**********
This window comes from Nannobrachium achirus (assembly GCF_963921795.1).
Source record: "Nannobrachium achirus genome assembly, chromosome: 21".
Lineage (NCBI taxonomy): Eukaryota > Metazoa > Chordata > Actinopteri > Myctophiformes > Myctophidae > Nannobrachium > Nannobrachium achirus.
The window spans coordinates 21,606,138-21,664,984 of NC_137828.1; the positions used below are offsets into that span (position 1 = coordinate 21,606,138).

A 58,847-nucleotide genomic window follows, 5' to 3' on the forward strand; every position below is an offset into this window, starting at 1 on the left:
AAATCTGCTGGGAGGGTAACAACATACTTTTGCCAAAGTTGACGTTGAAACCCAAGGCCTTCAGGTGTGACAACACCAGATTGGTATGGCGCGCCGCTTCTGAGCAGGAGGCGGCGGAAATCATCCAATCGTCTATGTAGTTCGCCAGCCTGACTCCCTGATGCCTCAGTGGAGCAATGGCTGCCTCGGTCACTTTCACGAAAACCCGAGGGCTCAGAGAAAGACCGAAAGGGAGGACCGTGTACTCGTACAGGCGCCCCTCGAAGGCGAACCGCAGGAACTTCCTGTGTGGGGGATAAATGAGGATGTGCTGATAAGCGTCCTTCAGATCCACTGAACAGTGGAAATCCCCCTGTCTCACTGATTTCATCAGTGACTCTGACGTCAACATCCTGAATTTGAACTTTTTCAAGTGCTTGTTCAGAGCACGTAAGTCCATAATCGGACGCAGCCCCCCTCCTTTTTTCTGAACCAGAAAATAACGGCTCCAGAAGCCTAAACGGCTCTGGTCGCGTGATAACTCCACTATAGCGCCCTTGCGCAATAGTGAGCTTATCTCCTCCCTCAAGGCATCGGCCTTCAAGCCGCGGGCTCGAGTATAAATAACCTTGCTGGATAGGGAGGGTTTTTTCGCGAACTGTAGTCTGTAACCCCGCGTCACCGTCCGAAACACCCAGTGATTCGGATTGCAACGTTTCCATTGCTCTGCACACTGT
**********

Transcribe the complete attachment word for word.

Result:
This window comes from Nannobrachium achirus (assembly GCF_963921795.1).
Source record: "Nannobrachium achirus genome assembly, chromosome: 21".
Lineage (NCBI taxonomy): Eukaryota > Metazoa > Chordata > Actinopteri > Myctophiformes > Myctophidae > Nannobrachium > Nannobrachium achirus.
The window spans coordinates 21,606,138-21,664,984 of NC_137828.1; the positions used below are offsets into that span (position 1 = coordinate 21,606,138).

A 58,847-nucleotide genomic window follows, 5' to 3' on the forward strand; every position below is an offset into this window, starting at 1 on the left:
AAATCTGCTGGGAGGGTAACAACATACTTTTGCCAAAGTTGACGTTGAAACCCAAGGCCTTCAGGTGTGACAACACCAGATTGGTATGGCGCGCCGCTTCTGAGCAGGAGGCGGCGGAAATCATCCAATCGTCTATGTAGTTCGCCAGCCTGACTCCCTGATGCCTCAGTGGAGCAATGGCTGCCTCGGTCACTTTCACGAAAACCCGAGGGCTCAGAGAAAGACCGAAAGGGAGGACCGTGTACTCGTACAGGCGCCCCTCGAAGGCGAACCGCAGGAACTTCCTGTGTGGGGGATAAATGAGGATGTGCTGATAAGCGTCCTTCAGATCCACTGAACAGTGGAAATCCCCCTGTCTCACTGATTTCATCAGTGACTCTGACGTCAACATCCTGAATTTGAACTTTTTCAAGTGCTTGTTCAGAGCACGTAAGTCCATAATCGGACGCAGCCCCCCTCCTTTTTTCTGAACCAGAAAATAACGGCTCCAGAAGCCTAAACGGCTCTGGTCGCGTGATAACTCCACTATAGCGCCCTTGCGCAATAGTGAGCTTATCTCCTCCCTCAAGGCATCGGCCTTCAAGCCGCGGGCTCGAGTATAAATAACCTTGCTGGATAGGGAGGGTTTTTTCGCGAACTGTAGTCTGTAACCCCGCGTCACCGTCCGAAACACCCAGTGATTCGGATTGCAACGTTTCCATTGCTCTGCACACTGT